The older I get, the more I’m forced to admit that optimum health only happens with a certain amount of effort. Good nourishment and some amount of putting the body through its paces is required to obtain healthy functioning. The same is true for families. Dolores Curran, in Traits of a Healthy Family (1983), outlined habits of families who were perceived as healthy by a variety of professionals. The source may be nearly 50 years old, but the ideas still make sense. Here they are:
- Communicate and listen.
- Affirm and support one another.
- Teach respect for others.
- Develop a sense of trust.
- Have a sense of play and humor.
- Exhibit a sense of shared responsibility.
- Teach a sense of right and wrong.
- Have a strong sense of family in which rituals and traditions abound.
- Have a balance of interaction among members.
- Have a shared religious core.
- Respect the privacy of one another.
- Value service to others.
- Foster family table time and conversation.
- Share leisure time.
- Admit to and seek help with problems.
Our families go through stages, just as our bodies do. We may notice that certain traits become more important to us as our family enters different stages. We may also notice that certain habits seem to be lacking, or need a little work. Rather than feel defeated by our shortcomings, we can be encouraged by the fact that we’ve noticed the need, and work out a plan for increasing that skill.
For example, if you notice that your family doesn’t seem to have much time to talk, you can take a look at schedules and perhaps find that breakfast time, or dinner on Saturday night, or quiet Sunday afternoons are a relatively easy time to gather the family together and hear from each other. Like any new habit, it may take time to develop, and may have to get re-started several times. That’s okay — repeatedly trying to build a positive habit is a great improvement over not doing it at all.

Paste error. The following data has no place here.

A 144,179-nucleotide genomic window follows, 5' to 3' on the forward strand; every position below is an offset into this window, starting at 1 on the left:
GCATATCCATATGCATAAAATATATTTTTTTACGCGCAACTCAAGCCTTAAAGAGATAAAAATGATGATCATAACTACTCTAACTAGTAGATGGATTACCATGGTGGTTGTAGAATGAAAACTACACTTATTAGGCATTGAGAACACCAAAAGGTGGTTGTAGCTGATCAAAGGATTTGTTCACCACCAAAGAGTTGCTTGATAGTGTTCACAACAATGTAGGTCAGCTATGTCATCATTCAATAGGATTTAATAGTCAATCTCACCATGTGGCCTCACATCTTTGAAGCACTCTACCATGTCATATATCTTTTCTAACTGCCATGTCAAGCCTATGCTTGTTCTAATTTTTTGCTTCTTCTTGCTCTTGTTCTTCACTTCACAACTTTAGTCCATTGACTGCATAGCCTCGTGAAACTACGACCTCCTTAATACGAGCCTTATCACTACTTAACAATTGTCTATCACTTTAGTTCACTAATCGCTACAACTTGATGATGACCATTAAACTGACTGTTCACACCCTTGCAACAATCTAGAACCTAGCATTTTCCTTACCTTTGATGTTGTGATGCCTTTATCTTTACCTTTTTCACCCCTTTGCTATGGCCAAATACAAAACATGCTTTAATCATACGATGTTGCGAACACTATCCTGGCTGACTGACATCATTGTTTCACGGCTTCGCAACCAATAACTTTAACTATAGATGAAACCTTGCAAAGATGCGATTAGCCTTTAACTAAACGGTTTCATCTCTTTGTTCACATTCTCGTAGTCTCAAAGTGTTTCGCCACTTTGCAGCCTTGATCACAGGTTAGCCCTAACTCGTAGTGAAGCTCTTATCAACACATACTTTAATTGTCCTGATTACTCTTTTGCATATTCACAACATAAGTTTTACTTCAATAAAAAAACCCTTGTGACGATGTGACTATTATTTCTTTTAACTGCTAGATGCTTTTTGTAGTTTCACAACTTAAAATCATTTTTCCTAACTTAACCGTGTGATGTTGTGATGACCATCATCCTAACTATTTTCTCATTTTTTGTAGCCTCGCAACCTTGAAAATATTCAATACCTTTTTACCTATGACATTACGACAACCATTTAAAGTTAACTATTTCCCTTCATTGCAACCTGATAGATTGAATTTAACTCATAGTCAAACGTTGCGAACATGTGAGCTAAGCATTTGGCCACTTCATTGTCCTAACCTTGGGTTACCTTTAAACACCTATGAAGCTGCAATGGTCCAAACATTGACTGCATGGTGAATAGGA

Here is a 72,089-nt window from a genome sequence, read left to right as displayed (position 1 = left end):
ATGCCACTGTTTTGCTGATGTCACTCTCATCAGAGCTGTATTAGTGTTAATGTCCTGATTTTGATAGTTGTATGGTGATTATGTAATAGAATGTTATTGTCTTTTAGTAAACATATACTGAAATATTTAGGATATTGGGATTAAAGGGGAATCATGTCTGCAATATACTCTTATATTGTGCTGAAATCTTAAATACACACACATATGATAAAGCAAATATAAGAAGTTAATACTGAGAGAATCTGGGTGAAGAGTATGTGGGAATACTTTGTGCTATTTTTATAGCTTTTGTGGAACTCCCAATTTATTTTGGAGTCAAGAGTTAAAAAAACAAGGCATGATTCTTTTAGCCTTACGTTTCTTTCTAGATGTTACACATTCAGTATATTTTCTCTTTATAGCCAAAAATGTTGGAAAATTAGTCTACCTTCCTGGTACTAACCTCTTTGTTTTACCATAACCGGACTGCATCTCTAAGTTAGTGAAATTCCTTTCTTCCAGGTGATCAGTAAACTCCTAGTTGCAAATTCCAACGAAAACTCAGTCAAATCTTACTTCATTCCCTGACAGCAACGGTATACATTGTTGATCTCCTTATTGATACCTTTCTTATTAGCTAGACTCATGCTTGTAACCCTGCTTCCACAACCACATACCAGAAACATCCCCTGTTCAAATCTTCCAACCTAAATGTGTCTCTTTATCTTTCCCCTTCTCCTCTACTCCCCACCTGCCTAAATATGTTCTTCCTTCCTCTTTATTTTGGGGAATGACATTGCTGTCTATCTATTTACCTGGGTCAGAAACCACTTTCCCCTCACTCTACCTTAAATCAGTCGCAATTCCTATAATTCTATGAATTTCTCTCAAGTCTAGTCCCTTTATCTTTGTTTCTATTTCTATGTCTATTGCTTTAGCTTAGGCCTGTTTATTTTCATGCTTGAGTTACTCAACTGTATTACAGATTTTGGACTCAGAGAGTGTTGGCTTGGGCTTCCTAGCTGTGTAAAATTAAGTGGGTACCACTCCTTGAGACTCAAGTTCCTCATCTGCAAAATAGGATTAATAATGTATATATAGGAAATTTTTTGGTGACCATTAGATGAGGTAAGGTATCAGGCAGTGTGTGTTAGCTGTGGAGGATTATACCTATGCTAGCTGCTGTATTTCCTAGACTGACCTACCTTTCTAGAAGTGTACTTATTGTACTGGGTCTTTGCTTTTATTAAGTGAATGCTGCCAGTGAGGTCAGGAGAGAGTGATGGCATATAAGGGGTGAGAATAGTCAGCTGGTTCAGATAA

If household responsibilities have gotten out of balance, as they often do when children get busy with activities, a family meeting can be held to review what needs doing and who can commit to doing it. Some families like to rotate chores frequently; others like to keep the same jobs until circumstances change. Make a plan and commit to it, and if it doesn’t work, make a change and commit to that! Family habits, like personal ones, take a while to become second nature.
Notice that the various traits listed are mostly about either valuing individuals, or about valuing the family unit itself. All of us need to feel important, especially to those we love. We also need to act in ways that show how important our family is to us. By spending time discussing how to best meet each other’s needs, by working and playing together, by trying to fix what doesn’t work, we demonstrate that we really matter to each other.
Notice, too, that the family needs to focus beyond its own boundaries. Teaching respect for others, modeling service, teaching a sense of right and wrong — all of these help a family define itself. At the core is teaching a sense of religious identity and values, so that each family member knows where they stand in relation to their Creator.
Attention to these habits will help build the “muscle” that makes a family healthy and strong, ready to meet the challenges that life always brings.